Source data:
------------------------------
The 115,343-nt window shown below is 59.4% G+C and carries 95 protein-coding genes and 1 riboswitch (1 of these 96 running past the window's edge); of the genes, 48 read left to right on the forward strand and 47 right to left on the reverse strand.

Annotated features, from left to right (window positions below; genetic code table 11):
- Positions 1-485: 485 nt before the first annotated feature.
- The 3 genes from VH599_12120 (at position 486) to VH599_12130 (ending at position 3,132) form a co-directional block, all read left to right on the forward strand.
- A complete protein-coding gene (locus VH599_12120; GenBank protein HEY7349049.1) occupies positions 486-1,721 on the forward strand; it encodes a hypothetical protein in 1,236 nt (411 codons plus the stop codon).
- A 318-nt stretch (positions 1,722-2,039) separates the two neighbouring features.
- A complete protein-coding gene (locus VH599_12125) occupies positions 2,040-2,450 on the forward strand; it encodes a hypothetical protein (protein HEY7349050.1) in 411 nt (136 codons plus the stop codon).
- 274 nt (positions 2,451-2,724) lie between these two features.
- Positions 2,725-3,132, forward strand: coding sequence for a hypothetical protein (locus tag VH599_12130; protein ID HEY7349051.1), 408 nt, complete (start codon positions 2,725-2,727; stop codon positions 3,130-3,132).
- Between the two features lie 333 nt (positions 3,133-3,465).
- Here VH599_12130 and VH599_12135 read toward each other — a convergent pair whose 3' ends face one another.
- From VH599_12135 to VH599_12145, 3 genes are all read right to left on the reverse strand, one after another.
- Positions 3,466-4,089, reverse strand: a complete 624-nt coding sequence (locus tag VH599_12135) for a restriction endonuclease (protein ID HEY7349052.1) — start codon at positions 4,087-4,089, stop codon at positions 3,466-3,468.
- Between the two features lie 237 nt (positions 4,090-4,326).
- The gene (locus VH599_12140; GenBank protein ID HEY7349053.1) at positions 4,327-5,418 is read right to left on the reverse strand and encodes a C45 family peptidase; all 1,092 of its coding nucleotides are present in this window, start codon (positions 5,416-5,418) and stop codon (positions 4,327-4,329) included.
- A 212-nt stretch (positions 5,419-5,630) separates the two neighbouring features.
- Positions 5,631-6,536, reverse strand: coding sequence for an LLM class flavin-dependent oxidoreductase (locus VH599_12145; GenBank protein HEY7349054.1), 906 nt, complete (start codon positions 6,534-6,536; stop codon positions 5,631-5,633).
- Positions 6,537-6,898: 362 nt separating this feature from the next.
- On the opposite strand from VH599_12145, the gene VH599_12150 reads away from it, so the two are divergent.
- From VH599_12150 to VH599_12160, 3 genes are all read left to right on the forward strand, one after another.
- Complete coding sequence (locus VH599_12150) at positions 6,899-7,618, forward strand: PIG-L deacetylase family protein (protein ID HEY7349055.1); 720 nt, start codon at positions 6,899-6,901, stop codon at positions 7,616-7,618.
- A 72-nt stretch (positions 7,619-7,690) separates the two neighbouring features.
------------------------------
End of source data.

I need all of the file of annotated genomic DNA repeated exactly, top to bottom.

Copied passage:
The 115,343-nt window shown below is 59.4% G+C and carries 95 protein-coding genes and 1 riboswitch (1 of these 96 running past the window's edge); of the genes, 48 read left to right on the forward strand and 47 right to left on the reverse strand.

Annotated features, from left to right (window positions below; genetic code table 11):
- Positions 1-485: 485 nt before the first annotated feature.
- The 3 genes from VH599_12120 (at position 486) to VH599_12130 (ending at position 3,132) form a co-directional block, all read left to right on the forward strand.
- A complete protein-coding gene (locus VH599_12120; GenBank protein HEY7349049.1) occupies positions 486-1,721 on the forward strand; it encodes a hypothetical protein in 1,236 nt (411 codons plus the stop codon).
- A 318-nt stretch (positions 1,722-2,039) separates the two neighbouring features.
- A complete protein-coding gene (locus VH599_12125) occupies positions 2,040-2,450 on the forward strand; it encodes a hypothetical protein (protein HEY7349050.1) in 411 nt (136 codons plus the stop codon).
- 274 nt (positions 2,451-2,724) lie between these two features.
- Positions 2,725-3,132, forward strand: coding sequence for a hypothetical protein (locus tag VH599_12130; protein ID HEY7349051.1), 408 nt, complete (start codon positions 2,725-2,727; stop codon positions 3,130-3,132).
- Between the two features lie 333 nt (positions 3,133-3,465).
- Here VH599_12130 and VH599_12135 read toward each other — a convergent pair whose 3' ends face one another.
- From VH599_12135 to VH599_12145, 3 genes are all read right to left on the reverse strand, one after another.
- Positions 3,466-4,089, reverse strand: a complete 624-nt coding sequence (locus tag VH599_12135) for a restriction endonuclease (protein ID HEY7349052.1) — start codon at positions 4,087-4,089, stop codon at positions 3,466-3,468.
- Between the two features lie 237 nt (positions 4,090-4,326).
- The gene (locus VH599_12140; GenBank protein ID HEY7349053.1) at positions 4,327-5,418 is read right to left on the reverse strand and encodes a C45 family peptidase; all 1,092 of its coding nucleotides are present in this window, start codon (positions 5,416-5,418) and stop codon (positions 4,327-4,329) included.
- A 212-nt stretch (positions 5,419-5,630) separates the two neighbouring features.
- Positions 5,631-6,536, reverse strand: coding sequence for an LLM class flavin-dependent oxidoreductase (locus VH599_12145; GenBank protein HEY7349054.1), 906 nt, complete (start codon positions 6,534-6,536; stop codon positions 5,631-5,633).
- Positions 6,537-6,898: 362 nt separating this feature from the next.
- On the opposite strand from VH599_12145, the gene VH599_12150 reads away from it, so the two are divergent.
- From VH599_12150 to VH599_12160, 3 genes are all read left to right on the forward strand, one after another.
- Complete coding sequence (locus VH599_12150) at positions 6,899-7,618, forward strand: PIG-L deacetylase family protein (protein ID HEY7349055.1); 720 nt, start codon at positions 6,899-6,901, stop codon at positions 7,616-7,618.
- A 72-nt stretch (positions 7,619-7,690) separates the two neighbouring features.